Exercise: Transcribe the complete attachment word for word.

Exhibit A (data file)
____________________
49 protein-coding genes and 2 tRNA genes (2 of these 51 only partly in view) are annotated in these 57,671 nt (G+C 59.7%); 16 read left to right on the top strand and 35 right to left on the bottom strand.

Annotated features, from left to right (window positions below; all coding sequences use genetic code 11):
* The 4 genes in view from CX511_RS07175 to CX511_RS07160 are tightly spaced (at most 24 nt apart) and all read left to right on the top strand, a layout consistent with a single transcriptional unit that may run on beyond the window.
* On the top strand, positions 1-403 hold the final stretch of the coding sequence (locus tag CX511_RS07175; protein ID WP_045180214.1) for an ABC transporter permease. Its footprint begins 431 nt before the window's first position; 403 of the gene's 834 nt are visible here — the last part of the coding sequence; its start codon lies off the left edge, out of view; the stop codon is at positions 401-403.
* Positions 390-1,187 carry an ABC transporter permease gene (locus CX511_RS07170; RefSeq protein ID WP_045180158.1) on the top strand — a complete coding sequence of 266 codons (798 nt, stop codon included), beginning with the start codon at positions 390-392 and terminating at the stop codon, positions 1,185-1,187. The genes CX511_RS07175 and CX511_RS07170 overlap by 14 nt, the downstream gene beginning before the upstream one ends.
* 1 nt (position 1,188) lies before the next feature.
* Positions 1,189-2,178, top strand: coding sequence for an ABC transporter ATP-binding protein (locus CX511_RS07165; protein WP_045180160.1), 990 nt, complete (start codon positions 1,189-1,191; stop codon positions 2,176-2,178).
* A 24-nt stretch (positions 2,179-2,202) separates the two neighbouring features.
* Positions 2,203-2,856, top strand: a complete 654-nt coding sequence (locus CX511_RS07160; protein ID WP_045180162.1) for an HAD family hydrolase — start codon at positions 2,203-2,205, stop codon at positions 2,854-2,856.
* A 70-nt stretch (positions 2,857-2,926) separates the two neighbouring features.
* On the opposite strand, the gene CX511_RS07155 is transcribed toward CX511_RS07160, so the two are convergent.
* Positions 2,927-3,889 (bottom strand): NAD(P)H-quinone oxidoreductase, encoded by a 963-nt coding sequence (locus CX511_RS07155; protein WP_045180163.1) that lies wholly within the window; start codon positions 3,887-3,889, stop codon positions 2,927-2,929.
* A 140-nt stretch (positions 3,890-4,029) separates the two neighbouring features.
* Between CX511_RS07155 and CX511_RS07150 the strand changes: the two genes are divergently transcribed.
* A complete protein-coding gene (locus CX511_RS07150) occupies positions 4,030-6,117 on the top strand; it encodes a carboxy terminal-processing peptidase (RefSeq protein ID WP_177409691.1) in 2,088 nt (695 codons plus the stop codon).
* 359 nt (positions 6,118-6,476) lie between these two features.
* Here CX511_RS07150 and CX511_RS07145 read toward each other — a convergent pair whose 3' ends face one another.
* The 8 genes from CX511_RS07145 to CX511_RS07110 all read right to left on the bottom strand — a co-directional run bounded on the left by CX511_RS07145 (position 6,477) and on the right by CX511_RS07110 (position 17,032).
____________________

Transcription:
49 protein-coding genes and 2 tRNA genes (2 of these 51 only partly in view) are annotated in these 57,671 nt (G+C 59.7%); 16 read left to right on the top strand and 35 right to left on the bottom strand.

Annotated features, from left to right (window positions below; all coding sequences use genetic code 11):
* The 4 genes in view from CX511_RS07175 to CX511_RS07160 are tightly spaced (at most 24 nt apart) and all read left to right on the top strand, a layout consistent with a single transcriptional unit that may run on beyond the window.
* On the top strand, positions 1-403 hold the final stretch of the coding sequence (locus tag CX511_RS07175; protein ID WP_045180214.1) for an ABC transporter permease. Its footprint begins 431 nt before the window's first position; 403 of the gene's 834 nt are visible here — the last part of the coding sequence; its start codon lies off the left edge, out of view; the stop codon is at positions 401-403.
* Positions 390-1,187 carry an ABC transporter permease gene (locus CX511_RS07170; RefSeq protein ID WP_045180158.1) on the top strand — a complete coding sequence of 266 codons (798 nt, stop codon included), beginning with the start codon at positions 390-392 and terminating at the stop codon, positions 1,185-1,187. The genes CX511_RS07175 and CX511_RS07170 overlap by 14 nt, the downstream gene beginning before the upstream one ends.
* 1 nt (position 1,188) lies before the next feature.
* Positions 1,189-2,178, top strand: coding sequence for an ABC transporter ATP-binding protein (locus CX511_RS07165; protein WP_045180160.1), 990 nt, complete (start codon positions 1,189-1,191; stop codon positions 2,176-2,178).
* A 24-nt stretch (positions 2,179-2,202) separates the two neighbouring features.
* Positions 2,203-2,856, top strand: a complete 654-nt coding sequence (locus CX511_RS07160; protein ID WP_045180162.1) for an HAD family hydrolase — start codon at positions 2,203-2,205, stop codon at positions 2,854-2,856.
* A 70-nt stretch (positions 2,857-2,926) separates the two neighbouring features.
* On the opposite strand, the gene CX511_RS07155 is transcribed toward CX511_RS07160, so the two are convergent.
* Positions 2,927-3,889 (bottom strand): NAD(P)H-quinone oxidoreductase, encoded by a 963-nt coding sequence (locus CX511_RS07155; protein WP_045180163.1) that lies wholly within the window; start codon positions 3,887-3,889, stop codon positions 2,927-2,929.
* A 140-nt stretch (positions 3,890-4,029) separates the two neighbouring features.
* Between CX511_RS07155 and CX511_RS07150 the strand changes: the two genes are divergently transcribed.
* A complete protein-coding gene (locus CX511_RS07150) occupies positions 4,030-6,117 on the top strand; it encodes a carboxy terminal-processing peptidase (RefSeq protein ID WP_177409691.1) in 2,088 nt (695 codons plus the stop codon).
* 359 nt (positions 6,118-6,476) lie between these two features.
* Here CX511_RS07150 and CX511_RS07145 read toward each other — a convergent pair whose 3' ends face one another.
* The 8 genes from CX511_RS07145 to CX511_RS07110 all read right to left on the bottom strand — a co-directional run bounded on the left by CX511_RS07145 (position 6,477) and on the right by CX511_RS07110 (position 17,032).